STUDY Exercise helps cut health risks while travelling
W hen someone is travelling, the means of transportation is usually the only thing that moves. The traveller is inactive.
“Hardly moving your body and having little legroom for hours on end carries the risk of congestion,” warns Dieter Breithecker, head of Germany's Federal Association for Promoting Good Posture and Physical Activity (BAG).
Since blood flow back to the heart slows down, “swollen and heavy legs — in severe cases even a blood clot — can result,” Breithecker says. As for motorists, they risk falling into a dreaded micro-sleep, particularly when their circadian cycle is at its lowest ebb.
The best precaution is regular and, more importantly, purposeful exercise while travelling. Breithecker advises passengers to select, if possible, an aisle seat in a bus, train or plane. Walking a few steps every hour as well as bending, stretching and rotating the feet helps to activate the heart.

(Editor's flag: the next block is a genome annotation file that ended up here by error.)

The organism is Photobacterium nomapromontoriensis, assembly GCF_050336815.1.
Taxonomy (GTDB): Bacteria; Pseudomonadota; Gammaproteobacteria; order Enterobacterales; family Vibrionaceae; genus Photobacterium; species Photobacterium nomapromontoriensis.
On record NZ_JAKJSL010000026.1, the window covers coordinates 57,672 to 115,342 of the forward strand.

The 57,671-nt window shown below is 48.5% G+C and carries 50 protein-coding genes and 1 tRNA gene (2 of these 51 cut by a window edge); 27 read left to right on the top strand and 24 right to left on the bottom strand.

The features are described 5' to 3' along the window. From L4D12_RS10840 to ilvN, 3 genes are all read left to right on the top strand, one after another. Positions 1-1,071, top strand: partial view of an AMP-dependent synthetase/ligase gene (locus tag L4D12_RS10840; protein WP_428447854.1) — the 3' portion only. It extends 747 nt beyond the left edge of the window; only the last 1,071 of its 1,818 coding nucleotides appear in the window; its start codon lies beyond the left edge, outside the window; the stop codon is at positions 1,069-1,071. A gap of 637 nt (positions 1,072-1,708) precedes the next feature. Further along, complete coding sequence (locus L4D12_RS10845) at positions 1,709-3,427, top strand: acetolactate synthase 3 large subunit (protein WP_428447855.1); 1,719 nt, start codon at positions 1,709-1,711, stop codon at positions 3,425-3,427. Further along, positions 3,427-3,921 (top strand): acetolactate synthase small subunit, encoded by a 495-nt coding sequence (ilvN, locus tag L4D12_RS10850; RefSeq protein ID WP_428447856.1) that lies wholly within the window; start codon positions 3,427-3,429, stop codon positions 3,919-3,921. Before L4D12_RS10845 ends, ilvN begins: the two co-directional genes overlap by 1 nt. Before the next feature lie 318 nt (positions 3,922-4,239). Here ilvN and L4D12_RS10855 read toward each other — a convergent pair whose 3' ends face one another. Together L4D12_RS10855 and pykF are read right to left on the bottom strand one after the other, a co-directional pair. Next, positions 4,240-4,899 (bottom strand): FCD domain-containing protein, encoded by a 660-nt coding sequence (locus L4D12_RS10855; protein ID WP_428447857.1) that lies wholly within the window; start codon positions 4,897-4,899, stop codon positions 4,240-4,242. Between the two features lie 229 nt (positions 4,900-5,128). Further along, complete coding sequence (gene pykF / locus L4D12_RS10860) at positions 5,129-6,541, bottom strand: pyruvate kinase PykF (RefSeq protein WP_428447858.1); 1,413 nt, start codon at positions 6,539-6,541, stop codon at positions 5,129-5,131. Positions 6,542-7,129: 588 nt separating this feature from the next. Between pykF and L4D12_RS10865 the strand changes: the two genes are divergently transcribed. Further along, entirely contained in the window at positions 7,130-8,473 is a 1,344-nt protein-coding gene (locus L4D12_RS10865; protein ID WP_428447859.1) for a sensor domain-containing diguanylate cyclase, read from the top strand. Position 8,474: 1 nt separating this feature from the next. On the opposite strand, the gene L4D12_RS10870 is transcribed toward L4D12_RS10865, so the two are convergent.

Breithecker says that motorists should take a break every two hours to move around and do balancing exercises. He also recommends drinking fluids regularly — about a half-litre per hour, but no alcohol, coffee or black tea — and to wear loose-fitting clothing and comfortable shoes.
Balancing exercises are quite effective in keeping motorists alert. Standing on one leg for 10 seconds with closed eyes, or first on one leg and then the other, is optimal “doping” for the brain, according to Breithecker, who says it significantly boosts nerve cell metabolism.
“Equally energising is trying to adjust to the irregular movements of the transportation vehicle while standing with one foot in front of the other and the hands free,” he says.
Hardly moving your body and having little legroom for hours on end carries the risk of congestion